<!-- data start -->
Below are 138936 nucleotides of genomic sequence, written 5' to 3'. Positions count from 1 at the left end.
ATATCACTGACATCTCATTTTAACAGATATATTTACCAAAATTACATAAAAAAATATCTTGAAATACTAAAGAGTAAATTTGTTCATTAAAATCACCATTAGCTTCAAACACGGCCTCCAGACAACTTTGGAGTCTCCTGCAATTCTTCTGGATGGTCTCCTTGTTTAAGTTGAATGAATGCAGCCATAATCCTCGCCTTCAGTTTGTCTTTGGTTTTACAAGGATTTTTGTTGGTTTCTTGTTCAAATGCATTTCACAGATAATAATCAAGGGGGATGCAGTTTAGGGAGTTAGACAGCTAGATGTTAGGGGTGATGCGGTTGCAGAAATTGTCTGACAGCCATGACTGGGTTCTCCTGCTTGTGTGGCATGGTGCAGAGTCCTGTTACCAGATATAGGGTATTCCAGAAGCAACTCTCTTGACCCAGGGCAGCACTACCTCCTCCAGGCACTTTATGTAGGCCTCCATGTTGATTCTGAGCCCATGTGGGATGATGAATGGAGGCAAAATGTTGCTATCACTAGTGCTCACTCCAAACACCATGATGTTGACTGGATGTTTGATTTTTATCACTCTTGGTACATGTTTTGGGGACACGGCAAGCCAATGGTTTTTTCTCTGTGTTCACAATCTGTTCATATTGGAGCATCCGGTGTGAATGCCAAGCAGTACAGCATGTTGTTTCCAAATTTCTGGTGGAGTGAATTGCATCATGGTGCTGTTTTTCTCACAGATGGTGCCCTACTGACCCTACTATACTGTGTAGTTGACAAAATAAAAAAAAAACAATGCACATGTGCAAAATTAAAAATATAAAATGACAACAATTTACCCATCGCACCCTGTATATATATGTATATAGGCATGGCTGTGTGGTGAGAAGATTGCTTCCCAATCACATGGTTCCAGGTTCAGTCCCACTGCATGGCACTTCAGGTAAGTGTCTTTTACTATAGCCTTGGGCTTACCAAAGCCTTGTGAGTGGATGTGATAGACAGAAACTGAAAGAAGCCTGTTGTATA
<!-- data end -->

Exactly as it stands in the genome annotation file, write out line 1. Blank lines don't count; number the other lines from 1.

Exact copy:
Below are 138936 nucleotides of genomic sequence, written 5' to 3'. Positions count from 1 at the left end.